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Axel Springer says journalists could be replaced by AI: The Media Roundup

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Axel Springer says journalists could be replaced by AI

Seriously, when is this AI fever dream going to stop? The Guardian is reporting that the CEO of German media group Axel Springer has said that journalists are at risk of being replaced by artificial intelligence systems like ChatGPT.

Mathias Doepfner is looking to boost revenue at German newspapers Bild and Die Welt and to transition the business to being a ‘purely digital media company’. Job cuts lie ahead, because automation and AI are ‘increasingly making many of the jobs that supported the production of their journalism redundant’.

However, he also said, ‘only those who create the best original content will survive,’ and that’s the real lead in this story. AI will help publishers process information at volume, no question. That will probably lead to job losses, but AI will not replace journalists and this kind of headline nonsense.

The business case for diversity and inclusion

Making the financial case for something that is simply morally and ethically right can feel somewhat crass, but I wondered if spotlighting the business benefits of D&I might help bring more long-lasting change. While the righteous indignation triggered by widely reported social wrongs sparks action, it can fade with the headlines. Profitability is never off the agenda.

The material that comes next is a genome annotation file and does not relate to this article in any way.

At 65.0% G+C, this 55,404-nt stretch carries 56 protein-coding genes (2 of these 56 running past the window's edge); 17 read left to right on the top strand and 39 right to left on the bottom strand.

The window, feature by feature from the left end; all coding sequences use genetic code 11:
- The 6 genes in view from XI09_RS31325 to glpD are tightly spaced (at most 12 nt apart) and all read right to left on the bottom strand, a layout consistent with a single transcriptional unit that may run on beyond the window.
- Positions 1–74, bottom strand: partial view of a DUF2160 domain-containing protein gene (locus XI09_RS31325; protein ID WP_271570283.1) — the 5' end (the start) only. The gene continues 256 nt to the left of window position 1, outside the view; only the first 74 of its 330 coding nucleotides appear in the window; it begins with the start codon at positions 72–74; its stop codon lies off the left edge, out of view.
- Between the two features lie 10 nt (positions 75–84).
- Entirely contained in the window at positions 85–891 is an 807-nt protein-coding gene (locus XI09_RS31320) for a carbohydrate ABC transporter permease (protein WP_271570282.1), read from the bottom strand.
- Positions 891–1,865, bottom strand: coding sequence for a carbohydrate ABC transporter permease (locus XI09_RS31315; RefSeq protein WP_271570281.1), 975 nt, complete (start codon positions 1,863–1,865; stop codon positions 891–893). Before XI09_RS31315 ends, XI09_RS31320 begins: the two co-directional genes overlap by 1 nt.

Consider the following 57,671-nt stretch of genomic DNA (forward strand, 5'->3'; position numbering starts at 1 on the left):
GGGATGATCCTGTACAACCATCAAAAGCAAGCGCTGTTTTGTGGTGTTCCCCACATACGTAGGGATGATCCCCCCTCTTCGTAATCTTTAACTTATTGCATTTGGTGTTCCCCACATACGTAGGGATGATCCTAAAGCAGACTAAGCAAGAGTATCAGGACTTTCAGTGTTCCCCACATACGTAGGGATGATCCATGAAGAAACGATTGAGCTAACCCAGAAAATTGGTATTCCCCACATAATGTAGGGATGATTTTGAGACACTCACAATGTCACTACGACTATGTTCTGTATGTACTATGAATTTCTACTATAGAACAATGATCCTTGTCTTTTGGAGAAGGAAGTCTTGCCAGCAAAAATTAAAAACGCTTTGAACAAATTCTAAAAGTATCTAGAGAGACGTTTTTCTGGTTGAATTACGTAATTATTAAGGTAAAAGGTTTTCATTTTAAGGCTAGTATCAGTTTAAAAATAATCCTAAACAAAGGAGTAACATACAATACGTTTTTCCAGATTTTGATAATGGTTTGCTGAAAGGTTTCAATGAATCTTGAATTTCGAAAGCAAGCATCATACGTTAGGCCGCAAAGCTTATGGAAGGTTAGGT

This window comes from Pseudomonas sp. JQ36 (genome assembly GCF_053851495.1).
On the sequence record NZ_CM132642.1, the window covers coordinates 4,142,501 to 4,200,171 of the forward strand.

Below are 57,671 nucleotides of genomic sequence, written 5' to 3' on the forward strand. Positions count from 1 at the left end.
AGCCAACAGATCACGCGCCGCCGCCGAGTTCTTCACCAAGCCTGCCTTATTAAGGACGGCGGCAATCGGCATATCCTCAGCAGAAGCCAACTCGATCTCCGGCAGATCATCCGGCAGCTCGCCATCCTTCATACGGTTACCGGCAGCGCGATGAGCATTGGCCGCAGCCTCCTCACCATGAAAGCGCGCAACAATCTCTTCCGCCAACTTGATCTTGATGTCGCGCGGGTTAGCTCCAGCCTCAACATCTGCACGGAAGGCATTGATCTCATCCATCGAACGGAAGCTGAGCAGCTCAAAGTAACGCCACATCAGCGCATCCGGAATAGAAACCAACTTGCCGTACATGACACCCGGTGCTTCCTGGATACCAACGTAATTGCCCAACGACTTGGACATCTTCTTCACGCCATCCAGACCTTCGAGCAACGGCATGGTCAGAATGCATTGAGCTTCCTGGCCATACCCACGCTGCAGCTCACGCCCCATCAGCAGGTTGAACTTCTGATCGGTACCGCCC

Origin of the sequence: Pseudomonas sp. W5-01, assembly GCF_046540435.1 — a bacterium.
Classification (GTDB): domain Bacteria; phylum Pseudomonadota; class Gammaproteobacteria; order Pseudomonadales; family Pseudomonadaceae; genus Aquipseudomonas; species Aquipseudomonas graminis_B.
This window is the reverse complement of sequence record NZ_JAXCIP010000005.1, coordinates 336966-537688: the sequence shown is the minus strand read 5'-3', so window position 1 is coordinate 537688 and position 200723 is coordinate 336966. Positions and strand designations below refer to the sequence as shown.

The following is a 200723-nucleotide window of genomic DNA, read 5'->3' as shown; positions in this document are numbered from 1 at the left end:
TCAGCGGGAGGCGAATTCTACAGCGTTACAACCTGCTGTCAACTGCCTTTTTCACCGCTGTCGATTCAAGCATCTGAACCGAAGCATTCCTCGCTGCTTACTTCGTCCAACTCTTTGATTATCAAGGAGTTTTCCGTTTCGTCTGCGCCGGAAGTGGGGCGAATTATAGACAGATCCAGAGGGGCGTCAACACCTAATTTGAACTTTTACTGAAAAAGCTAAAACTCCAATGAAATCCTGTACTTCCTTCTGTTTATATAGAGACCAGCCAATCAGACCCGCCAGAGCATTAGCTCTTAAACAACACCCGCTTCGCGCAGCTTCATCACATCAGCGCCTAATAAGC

Can DeedDa find a new model for publisher ecommerce?

Publishers’ ecommerce strategies are all built around the trust their audience places in their writers. So can ex-Jane and Sassy editor Jane Pratt engender that trust with a new site based around first-person ‘confessional’ pieces? A sample headline from the still-to-launch DeedDa is ‘“I Regret Having Kids, Genuinely Don’t Like Them, and Hate Being a Dad.” Now if that doesn’t get you in the mood to buy a spatula I don’t know what will.

Trusted Media Brands CEO Bonnie Kintzer on future-proofing a legacy publisher

This week we hear from Bonnie Kintzer, CEO of Trusted Media Brands – which includes brands like FailArmy, Family Handyman, and Reader’s Digest. She tells us about the opportunities she saw to turn around the company when it was facing bankruptcy in 2013, how the business has weathered some of the storms of the past decade, and why she thinks it’s vital to focus on where the audiences are regardless of platform algorithms. She also explains why a ‘re-start-up’ mentality helped TMB get ahead.

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